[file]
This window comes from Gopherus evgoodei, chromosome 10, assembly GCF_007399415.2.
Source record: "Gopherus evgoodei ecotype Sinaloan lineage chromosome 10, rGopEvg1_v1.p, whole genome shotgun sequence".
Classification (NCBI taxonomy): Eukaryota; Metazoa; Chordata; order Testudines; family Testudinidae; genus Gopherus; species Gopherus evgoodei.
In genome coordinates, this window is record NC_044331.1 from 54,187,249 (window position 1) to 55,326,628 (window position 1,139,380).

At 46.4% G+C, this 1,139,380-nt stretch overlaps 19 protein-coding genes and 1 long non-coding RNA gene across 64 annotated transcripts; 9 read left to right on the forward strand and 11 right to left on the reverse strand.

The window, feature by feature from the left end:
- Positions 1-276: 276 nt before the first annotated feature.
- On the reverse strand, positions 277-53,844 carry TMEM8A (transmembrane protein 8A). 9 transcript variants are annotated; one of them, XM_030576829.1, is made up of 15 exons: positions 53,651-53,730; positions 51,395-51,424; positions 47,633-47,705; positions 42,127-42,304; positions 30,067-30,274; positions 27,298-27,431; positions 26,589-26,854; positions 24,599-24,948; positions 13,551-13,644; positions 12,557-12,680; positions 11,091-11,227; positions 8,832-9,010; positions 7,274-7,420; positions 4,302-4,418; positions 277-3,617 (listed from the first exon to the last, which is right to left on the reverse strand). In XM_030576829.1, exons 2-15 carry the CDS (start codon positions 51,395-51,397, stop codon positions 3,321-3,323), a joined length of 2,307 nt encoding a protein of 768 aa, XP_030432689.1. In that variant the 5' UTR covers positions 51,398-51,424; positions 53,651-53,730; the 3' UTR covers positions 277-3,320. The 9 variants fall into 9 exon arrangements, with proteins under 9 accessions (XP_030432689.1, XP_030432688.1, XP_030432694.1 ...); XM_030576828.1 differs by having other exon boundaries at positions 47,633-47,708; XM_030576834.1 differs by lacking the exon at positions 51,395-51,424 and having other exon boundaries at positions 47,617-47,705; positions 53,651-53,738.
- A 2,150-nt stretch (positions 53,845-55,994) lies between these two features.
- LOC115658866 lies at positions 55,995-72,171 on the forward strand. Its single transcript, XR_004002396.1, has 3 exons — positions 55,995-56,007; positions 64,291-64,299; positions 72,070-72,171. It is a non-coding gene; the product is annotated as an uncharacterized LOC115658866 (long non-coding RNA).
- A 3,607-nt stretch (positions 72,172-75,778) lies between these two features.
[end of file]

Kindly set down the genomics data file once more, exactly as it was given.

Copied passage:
This window comes from Gopherus evgoodei, chromosome 10, assembly GCF_007399415.2.
Source record: "Gopherus evgoodei ecotype Sinaloan lineage chromosome 10, rGopEvg1_v1.p, whole genome shotgun sequence".
Classification (NCBI taxonomy): Eukaryota; Metazoa; Chordata; order Testudines; family Testudinidae; genus Gopherus; species Gopherus evgoodei.
In genome coordinates, this window is record NC_044331.1 from 54,187,249 (window position 1) to 55,326,628 (window position 1,139,380).

At 46.4% G+C, this 1,139,380-nt stretch overlaps 19 protein-coding genes and 1 long non-coding RNA gene across 64 annotated transcripts; 9 read left to right on the forward strand and 11 right to left on the reverse strand.

The window, feature by feature from the left end:
- Positions 1-276: 276 nt before the first annotated feature.
- On the reverse strand, positions 277-53,844 carry TMEM8A (transmembrane protein 8A). 9 transcript variants are annotated; one of them, XM_030576829.1, is made up of 15 exons: positions 53,651-53,730; positions 51,395-51,424; positions 47,633-47,705; positions 42,127-42,304; positions 30,067-30,274; positions 27,298-27,431; positions 26,589-26,854; positions 24,599-24,948; positions 13,551-13,644; positions 12,557-12,680; positions 11,091-11,227; positions 8,832-9,010; positions 7,274-7,420; positions 4,302-4,418; positions 277-3,617 (listed from the first exon to the last, which is right to left on the reverse strand). In XM_030576829.1, exons 2-15 carry the CDS (start codon positions 51,395-51,397, stop codon positions 3,321-3,323), a joined length of 2,307 nt encoding a protein of 768 aa, XP_030432689.1. In that variant the 5' UTR covers positions 51,398-51,424; positions 53,651-53,730; the 3' UTR covers positions 277-3,320. The 9 variants fall into 9 exon arrangements, with proteins under 9 accessions (XP_030432689.1, XP_030432688.1, XP_030432694.1 ...); XM_030576828.1 differs by having other exon boundaries at positions 47,633-47,708; XM_030576834.1 differs by lacking the exon at positions 51,395-51,424 and having other exon boundaries at positions 47,617-47,705; positions 53,651-53,738.
- A 2,150-nt stretch (positions 53,845-55,994) lies between these two features.
- LOC115658866 lies at positions 55,995-72,171 on the forward strand. Its single transcript, XR_004002396.1, has 3 exons — positions 55,995-56,007; positions 64,291-64,299; positions 72,070-72,171. It is a non-coding gene; the product is annotated as an uncharacterized LOC115658866 (long non-coding RNA).
- A 3,607-nt stretch (positions 72,172-75,778) lies between these two features.